Modern dance is not a system. It's a point of view. -- Martha Hill
Greg Vander Veer's 80-minute documentary, Miss Hill: Making Dance Matter, explores the visionary path of dance educator Martha Hill, from her Bible Belt upbringing and first sight of a Graham dance through her poignant final years at the Juilliard Dance Division. Bursting with archival footage, photographs and interviews, the film traces dance history through the many lives and careers influenced by Hill. It notes the significance of her support for America's early modern dance pioneers and her prescient insistence on building the total dancer, one grounded in both modern and balletic training.
Vander Veer gives Hill her due as an insightful, nurturing and inspiring leader, tough when she needed to be. He has not shied away from addressing the professional struggles she faced--a society that, when not damning dance as a sinful pursuit, considered dance training to be little better than Phys Ed and for girls only. And then there was Lincoln Kirstein's aggressive move to poach Hill's Juilliard studios for Balanchine and New York City Ballet. The going gets a little heavy here--moneyed, privileged, well-connected NYCB once again pulling focus--but you soon see this ugly episode's relevance to a narrative about fighting for what matters. It takes a strong woman, but it takes a village, too.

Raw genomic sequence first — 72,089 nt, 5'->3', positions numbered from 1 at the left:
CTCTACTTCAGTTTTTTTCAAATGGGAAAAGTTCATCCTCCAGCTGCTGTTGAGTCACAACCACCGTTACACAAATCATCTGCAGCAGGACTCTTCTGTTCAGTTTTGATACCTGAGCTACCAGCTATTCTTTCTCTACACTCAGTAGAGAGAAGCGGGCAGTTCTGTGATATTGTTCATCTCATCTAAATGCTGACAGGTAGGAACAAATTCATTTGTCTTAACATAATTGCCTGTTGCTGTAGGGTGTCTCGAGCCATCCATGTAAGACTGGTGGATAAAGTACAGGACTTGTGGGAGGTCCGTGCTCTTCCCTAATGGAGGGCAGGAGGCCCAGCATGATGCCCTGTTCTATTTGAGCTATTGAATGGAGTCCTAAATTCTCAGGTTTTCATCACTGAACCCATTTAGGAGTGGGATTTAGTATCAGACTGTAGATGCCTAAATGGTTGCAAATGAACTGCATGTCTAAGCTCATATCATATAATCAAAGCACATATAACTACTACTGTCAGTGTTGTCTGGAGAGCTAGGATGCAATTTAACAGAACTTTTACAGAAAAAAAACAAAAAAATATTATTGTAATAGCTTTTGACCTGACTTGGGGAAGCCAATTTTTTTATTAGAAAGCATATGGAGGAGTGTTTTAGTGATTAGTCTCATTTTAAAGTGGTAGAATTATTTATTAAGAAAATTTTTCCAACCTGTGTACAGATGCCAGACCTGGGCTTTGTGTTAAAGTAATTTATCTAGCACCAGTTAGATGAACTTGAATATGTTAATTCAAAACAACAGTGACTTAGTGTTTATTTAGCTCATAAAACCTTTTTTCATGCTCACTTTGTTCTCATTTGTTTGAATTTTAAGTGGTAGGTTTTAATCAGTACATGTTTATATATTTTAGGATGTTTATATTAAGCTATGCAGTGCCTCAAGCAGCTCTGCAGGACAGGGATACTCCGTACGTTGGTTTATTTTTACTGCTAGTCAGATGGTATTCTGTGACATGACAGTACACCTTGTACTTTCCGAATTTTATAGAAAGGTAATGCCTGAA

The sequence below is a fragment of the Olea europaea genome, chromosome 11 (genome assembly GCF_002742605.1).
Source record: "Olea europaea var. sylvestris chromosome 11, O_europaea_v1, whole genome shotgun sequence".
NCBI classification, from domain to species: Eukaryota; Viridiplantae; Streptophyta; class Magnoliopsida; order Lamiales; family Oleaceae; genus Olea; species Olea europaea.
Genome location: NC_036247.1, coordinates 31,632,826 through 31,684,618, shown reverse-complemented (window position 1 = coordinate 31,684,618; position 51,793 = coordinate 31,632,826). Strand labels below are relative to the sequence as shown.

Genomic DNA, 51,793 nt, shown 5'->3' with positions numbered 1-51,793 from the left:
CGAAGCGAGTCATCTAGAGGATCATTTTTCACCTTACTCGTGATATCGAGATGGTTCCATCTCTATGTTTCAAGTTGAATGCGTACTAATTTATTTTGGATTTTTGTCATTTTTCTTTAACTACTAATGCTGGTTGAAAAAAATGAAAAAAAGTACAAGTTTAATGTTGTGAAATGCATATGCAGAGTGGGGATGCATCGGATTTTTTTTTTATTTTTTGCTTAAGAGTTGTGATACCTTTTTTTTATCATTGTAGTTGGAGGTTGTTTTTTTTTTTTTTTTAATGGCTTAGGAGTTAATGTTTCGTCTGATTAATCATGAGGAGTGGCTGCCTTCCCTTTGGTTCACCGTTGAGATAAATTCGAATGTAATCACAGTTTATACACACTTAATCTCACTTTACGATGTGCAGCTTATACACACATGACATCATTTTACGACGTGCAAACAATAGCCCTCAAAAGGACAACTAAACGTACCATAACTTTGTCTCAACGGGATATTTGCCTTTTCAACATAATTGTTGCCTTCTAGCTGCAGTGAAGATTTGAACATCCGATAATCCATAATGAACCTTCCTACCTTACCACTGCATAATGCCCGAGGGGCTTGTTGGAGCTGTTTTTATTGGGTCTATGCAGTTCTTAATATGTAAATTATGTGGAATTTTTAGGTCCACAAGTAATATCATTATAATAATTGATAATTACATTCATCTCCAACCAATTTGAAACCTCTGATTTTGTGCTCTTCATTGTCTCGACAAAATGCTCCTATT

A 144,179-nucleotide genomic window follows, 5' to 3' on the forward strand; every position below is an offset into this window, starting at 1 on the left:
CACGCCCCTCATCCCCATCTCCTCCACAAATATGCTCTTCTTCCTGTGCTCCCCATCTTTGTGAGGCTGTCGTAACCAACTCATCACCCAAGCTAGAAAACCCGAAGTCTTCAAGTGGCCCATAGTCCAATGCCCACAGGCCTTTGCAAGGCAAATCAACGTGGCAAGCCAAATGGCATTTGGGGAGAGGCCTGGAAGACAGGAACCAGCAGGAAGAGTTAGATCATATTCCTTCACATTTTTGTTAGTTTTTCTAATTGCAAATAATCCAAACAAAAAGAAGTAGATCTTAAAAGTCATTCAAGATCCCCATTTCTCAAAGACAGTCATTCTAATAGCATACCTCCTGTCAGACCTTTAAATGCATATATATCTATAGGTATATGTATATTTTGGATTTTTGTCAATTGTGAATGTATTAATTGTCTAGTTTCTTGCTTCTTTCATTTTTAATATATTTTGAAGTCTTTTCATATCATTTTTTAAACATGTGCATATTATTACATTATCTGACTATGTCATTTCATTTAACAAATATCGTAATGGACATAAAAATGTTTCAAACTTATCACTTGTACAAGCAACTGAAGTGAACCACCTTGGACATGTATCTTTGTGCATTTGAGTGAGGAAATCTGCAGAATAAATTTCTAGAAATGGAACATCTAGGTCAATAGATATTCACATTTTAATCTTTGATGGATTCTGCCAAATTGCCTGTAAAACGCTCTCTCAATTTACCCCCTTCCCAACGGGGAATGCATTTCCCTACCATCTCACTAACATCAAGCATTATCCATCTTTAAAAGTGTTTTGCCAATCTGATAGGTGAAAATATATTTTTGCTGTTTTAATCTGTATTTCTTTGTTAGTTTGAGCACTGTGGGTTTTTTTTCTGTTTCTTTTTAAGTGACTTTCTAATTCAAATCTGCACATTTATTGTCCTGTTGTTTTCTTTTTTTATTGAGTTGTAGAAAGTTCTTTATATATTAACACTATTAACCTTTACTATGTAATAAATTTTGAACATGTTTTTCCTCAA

See Miss Hill: Making Dance Matter, starting Friday, January 23, at Quad Cinemas. A Q & A with Vander Veer and Coordinating Producer Vernon Scott will follow Friday and Saturday (7pm) and Saturday and Sunday (4:30pm) shows.
Future public screenings are scheduled for Spokane, WA, Columbus, OH, and Boston.
Distributed by First Run Features. For more information on future screenings or purchase, click here.
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